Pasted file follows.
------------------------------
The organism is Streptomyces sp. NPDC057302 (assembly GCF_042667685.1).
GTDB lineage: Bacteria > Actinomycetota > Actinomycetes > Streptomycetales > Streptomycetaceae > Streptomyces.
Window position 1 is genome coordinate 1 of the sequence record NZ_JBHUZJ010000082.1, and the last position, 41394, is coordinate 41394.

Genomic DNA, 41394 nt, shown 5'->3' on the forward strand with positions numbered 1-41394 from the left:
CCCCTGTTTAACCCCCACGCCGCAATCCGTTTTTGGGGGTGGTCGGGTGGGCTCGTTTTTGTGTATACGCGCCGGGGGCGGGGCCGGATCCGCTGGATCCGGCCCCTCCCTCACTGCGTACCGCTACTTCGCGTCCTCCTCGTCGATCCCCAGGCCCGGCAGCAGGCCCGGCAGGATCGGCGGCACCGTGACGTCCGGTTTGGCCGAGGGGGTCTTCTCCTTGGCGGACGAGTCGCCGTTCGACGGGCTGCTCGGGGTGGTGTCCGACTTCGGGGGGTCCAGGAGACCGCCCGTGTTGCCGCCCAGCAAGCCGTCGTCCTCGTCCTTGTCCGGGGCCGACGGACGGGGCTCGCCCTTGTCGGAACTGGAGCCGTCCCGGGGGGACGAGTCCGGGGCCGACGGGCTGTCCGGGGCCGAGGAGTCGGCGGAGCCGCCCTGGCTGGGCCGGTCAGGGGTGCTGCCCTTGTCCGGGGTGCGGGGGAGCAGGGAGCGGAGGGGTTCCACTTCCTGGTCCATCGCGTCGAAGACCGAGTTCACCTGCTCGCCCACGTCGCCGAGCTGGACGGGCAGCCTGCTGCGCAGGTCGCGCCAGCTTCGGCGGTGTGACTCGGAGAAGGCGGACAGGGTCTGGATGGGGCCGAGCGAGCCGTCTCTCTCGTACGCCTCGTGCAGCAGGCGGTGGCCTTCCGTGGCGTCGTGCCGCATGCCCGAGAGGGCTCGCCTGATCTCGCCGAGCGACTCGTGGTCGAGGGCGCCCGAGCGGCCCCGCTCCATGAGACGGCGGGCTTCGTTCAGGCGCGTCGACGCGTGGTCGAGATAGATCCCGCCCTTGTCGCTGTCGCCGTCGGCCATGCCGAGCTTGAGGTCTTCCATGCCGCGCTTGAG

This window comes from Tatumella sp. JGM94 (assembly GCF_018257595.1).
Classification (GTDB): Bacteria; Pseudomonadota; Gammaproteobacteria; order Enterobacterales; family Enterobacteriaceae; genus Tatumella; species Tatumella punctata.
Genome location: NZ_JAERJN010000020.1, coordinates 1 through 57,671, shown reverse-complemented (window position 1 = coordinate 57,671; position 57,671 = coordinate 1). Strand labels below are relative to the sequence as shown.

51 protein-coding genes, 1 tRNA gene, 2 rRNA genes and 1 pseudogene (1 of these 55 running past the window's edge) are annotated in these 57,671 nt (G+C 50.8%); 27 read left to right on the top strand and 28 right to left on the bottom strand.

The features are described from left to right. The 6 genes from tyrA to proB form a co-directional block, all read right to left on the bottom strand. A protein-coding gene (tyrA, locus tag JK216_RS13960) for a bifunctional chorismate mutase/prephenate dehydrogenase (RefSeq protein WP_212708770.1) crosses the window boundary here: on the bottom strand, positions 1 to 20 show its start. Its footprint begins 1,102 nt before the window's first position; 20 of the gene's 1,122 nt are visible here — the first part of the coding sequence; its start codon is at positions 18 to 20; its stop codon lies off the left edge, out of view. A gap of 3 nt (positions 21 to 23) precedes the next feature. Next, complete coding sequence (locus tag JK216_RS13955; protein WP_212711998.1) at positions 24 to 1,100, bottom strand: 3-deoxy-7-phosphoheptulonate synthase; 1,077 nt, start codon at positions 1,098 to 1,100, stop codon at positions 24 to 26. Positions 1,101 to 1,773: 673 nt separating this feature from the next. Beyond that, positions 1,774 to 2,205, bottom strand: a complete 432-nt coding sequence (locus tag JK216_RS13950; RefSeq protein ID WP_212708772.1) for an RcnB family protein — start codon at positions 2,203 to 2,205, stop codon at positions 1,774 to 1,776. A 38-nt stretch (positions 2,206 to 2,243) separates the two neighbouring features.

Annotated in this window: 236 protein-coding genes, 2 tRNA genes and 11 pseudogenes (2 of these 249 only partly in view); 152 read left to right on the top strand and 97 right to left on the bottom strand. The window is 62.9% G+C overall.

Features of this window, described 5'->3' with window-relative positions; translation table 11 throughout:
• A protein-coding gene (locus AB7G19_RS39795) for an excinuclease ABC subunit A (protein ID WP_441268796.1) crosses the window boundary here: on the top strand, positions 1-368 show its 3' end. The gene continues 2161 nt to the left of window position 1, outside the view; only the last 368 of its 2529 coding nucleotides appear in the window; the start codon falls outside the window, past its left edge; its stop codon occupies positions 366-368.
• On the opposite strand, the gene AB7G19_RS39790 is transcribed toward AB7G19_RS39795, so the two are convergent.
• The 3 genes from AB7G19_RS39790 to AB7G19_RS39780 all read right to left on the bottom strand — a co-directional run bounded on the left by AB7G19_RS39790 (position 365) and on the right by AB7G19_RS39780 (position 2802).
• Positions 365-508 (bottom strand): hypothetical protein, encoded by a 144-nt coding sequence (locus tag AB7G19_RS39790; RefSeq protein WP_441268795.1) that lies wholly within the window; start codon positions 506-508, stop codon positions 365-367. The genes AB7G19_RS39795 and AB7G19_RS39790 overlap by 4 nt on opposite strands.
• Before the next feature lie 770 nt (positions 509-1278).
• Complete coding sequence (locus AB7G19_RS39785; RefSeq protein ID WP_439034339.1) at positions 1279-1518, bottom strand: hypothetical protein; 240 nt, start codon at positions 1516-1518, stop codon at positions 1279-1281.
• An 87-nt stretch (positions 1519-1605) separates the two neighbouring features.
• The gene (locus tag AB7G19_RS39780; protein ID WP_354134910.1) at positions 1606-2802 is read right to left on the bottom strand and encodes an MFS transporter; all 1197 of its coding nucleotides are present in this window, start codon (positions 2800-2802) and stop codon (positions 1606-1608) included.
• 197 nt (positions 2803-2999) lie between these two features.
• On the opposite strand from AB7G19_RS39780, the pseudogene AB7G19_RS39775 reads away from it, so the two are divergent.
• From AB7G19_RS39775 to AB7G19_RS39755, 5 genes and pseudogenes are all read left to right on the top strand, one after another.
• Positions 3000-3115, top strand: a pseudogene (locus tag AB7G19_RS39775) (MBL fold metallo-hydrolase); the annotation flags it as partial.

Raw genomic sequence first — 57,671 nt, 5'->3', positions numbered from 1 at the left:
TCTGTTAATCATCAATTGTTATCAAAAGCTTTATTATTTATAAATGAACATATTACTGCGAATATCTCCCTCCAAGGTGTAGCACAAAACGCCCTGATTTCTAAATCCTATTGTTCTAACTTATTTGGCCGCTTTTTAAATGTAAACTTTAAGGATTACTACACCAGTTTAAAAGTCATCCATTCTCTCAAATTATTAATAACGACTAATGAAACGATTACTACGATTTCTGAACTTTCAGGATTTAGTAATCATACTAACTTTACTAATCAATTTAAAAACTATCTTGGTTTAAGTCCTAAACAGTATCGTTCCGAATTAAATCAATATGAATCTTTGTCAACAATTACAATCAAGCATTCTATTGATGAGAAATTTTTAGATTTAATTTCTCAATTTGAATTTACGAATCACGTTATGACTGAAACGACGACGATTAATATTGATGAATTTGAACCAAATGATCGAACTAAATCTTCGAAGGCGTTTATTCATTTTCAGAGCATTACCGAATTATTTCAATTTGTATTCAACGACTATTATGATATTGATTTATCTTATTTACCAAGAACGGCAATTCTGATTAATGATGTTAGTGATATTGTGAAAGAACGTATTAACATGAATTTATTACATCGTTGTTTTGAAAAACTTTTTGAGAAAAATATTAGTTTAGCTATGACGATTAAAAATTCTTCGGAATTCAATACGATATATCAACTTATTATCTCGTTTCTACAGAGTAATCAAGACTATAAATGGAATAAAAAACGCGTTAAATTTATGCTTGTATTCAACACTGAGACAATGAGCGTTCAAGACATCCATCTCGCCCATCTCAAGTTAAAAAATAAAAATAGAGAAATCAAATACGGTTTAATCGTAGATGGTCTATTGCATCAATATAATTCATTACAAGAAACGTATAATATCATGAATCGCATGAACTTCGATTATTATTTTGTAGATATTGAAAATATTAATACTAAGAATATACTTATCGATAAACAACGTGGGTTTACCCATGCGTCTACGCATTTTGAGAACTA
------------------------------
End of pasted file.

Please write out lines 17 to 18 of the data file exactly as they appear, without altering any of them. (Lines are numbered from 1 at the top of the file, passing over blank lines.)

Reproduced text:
• Before the next feature lie 770 nt (positions 509-1278).
• Complete coding sequence (locus AB7G19_RS39785; RefSeq protein ID WP_439034339.1) at positions 1279-1518, bottom strand: hypothetical protein; 240 nt, start codon at positions 1516-1518, stop codon at positions 1279-1281.